In Hollywood, it’s easy to feel like everyone’s against you, especially when preparing for an interview – you’re thinking about all the trick questions you might get asked, worrying that your interviewer has some negative preconceived notions about you, and convincing yourself that she’s just trying to weed you out of a big pool of candidates. But in reality, the hiring manager is on your side! It's sort of the flip-side to finding reasons to say "no" to a candidate's resume to narrow down the list; employers don’t want to spend their days interviewing tons of candidates, so they're looking for a reason to say "yes" quickly.
If you can remember this, you’ll be able to drum up a lot more confidence during your interview. Think about it: This person has already seen your resume (likely more than one person has), and she’s come to the conclusion that you probably have the skills to do the job adequately. She believes in you enough to spend 30 minutes to an hour of her workday getting to know you better. That’s saying something. You are a qualified candidate. Just the fact that you got an interview proves it. This is good news, because all you have to do is confirm the interviewer’s expectation. You’re not working to overcome a negative first impression. This should be enough to calm your nerves.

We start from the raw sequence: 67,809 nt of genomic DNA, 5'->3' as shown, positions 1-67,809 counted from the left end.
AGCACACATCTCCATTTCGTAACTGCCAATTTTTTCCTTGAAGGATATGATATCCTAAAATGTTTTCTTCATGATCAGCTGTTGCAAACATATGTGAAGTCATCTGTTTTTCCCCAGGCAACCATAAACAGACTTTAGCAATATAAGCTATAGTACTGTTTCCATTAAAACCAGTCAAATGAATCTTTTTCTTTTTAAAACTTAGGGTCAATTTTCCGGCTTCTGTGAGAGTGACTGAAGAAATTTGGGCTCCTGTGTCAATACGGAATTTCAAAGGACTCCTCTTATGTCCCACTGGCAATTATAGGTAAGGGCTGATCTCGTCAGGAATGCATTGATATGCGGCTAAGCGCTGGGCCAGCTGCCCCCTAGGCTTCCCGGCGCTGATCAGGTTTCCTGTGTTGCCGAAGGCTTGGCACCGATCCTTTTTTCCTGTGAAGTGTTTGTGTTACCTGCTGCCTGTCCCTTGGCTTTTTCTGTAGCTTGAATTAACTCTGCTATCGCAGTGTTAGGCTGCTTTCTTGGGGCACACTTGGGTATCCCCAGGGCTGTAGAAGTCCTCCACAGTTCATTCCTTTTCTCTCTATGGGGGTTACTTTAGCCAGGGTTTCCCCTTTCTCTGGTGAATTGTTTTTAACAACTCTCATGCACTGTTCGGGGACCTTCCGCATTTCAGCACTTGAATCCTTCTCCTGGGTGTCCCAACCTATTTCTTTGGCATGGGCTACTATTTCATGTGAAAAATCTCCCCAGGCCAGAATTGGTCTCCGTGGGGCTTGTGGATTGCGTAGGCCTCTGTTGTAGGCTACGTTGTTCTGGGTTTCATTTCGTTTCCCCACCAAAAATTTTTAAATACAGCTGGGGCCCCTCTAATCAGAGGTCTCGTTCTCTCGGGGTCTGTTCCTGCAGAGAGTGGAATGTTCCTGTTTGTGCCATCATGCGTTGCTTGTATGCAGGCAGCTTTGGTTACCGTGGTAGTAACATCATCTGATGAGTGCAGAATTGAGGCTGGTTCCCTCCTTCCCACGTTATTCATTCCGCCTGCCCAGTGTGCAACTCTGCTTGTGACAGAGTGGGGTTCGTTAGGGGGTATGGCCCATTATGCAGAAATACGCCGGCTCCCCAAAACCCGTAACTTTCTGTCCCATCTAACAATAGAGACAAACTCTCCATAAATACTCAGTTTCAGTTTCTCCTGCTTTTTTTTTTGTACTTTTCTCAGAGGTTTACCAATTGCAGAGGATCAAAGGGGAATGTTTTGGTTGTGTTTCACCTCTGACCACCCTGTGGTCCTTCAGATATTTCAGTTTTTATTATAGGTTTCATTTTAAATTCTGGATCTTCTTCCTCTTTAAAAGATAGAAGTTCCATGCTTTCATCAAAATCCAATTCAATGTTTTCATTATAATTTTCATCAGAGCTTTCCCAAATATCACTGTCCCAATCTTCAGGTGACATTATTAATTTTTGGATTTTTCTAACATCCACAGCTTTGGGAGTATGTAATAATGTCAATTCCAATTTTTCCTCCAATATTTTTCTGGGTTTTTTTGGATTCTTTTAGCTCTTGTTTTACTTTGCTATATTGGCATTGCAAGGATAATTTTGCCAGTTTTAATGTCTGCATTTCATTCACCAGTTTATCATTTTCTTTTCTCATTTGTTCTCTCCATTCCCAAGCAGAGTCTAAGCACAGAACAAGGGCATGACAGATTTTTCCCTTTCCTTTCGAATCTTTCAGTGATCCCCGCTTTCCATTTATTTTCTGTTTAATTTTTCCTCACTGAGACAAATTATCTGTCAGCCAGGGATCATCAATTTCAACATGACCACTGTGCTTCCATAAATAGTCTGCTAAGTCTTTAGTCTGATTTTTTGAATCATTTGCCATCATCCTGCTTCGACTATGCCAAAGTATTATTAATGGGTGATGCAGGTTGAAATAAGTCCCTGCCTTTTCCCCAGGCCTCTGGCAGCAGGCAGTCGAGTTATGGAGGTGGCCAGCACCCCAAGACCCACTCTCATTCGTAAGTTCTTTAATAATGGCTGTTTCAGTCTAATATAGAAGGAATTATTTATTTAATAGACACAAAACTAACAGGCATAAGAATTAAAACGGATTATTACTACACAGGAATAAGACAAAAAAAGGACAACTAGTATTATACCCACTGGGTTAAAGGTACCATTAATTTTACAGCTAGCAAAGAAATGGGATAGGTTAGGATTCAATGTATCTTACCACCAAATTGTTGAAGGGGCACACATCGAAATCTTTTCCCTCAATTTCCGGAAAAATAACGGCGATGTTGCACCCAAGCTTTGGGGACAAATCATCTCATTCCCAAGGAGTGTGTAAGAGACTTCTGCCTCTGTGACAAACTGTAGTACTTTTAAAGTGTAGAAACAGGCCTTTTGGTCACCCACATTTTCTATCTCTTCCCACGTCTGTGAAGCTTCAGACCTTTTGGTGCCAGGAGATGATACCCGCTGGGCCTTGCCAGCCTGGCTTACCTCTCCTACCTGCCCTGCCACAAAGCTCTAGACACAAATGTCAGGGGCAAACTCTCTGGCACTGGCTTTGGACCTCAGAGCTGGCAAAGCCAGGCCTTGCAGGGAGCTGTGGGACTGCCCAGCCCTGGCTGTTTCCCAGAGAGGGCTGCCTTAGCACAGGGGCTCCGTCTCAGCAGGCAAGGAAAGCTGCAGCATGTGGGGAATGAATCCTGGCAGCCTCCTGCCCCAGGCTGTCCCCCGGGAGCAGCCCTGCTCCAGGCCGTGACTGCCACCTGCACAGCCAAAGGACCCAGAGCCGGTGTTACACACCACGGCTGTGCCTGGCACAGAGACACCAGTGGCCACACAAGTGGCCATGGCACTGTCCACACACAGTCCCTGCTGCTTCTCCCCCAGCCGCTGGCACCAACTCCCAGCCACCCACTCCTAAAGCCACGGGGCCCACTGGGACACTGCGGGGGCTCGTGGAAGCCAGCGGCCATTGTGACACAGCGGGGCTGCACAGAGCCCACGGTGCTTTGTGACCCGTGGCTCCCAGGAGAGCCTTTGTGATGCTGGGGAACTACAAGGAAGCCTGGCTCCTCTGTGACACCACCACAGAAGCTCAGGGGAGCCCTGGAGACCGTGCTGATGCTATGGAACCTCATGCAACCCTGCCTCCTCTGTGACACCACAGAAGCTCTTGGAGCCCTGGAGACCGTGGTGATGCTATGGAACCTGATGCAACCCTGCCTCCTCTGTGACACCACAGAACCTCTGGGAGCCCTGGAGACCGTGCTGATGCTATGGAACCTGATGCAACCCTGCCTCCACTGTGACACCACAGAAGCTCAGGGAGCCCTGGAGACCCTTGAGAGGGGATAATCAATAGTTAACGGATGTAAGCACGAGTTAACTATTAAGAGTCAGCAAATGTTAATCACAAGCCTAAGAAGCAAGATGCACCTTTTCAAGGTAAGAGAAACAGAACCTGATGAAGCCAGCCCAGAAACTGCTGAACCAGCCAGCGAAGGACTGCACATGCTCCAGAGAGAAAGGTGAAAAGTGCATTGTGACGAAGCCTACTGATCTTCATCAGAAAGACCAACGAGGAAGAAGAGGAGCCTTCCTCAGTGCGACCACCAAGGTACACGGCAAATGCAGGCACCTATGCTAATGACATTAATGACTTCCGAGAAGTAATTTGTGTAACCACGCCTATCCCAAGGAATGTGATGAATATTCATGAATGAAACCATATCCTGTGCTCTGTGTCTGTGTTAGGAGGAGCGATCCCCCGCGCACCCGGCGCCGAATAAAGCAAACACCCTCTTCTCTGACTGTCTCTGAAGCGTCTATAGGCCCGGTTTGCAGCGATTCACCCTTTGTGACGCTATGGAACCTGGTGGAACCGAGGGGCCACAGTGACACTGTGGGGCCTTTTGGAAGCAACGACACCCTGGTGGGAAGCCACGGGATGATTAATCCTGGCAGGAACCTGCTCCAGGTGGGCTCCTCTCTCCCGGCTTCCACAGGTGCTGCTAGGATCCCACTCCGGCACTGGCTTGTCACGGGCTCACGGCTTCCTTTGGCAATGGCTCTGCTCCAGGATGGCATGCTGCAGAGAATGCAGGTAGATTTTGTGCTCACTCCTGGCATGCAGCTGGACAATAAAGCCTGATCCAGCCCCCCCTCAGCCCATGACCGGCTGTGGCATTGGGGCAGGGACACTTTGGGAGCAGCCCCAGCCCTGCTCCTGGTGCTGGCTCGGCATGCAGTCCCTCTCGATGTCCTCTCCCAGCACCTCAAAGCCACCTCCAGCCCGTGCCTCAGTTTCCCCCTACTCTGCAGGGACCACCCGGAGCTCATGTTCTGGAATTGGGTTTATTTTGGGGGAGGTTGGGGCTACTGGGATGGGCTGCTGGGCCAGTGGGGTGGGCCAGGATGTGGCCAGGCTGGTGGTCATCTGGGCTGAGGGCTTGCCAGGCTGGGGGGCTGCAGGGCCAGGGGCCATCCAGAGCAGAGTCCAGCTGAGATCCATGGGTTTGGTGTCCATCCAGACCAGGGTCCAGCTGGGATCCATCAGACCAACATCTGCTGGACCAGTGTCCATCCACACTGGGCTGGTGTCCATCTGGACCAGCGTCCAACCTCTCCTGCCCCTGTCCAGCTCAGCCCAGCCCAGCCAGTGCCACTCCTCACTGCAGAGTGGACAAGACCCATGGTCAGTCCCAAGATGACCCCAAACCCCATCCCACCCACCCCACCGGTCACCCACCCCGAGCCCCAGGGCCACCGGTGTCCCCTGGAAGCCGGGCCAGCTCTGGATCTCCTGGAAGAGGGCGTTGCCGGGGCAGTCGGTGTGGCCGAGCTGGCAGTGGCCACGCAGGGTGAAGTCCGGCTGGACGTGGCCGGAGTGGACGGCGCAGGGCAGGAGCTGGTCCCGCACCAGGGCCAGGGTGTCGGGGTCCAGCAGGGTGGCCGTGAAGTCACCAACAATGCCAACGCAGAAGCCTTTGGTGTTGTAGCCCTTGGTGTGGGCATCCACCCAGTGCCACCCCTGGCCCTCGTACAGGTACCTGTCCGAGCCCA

At this point, the interviewer is trying to assess whether or not she and/or the team can connect with you on a personal level, and her hope is that the answer is a resounding yes! Especially if you've been referred for the role or someone's called on your behalf, the expectation is that she'll like you. Even if she's meeting you blindly, she connected with something on your resume or in your cover letter or LinkedIn profile. It’s kind of like online dating – when you like someone’s profile enough to go out with them on a date, aren’t you’re going into it hoping that it will work out? It’s the same with a job interview. The hiring manager really does want this to work! Keep in mind that if it doesn't work out, it doesn't mean you were unlikeable (just like you might go on dates with perfectly nice people who aren't "the one"), but there's only one person who can ultimately get the job.
When you’re mentally preparing for your interview, take a moment to remind yourself that you’ve gotten the interview because you deserve it, and that the hiring manager wants to like you. You should be going into the meeting with excitement and confidence – you’re meant to be there, so all you have to do is prove to the hiring manager that she was right to bring you in! And everyone likes to be right, right?
-- Angela Silak and Cindy Kaplan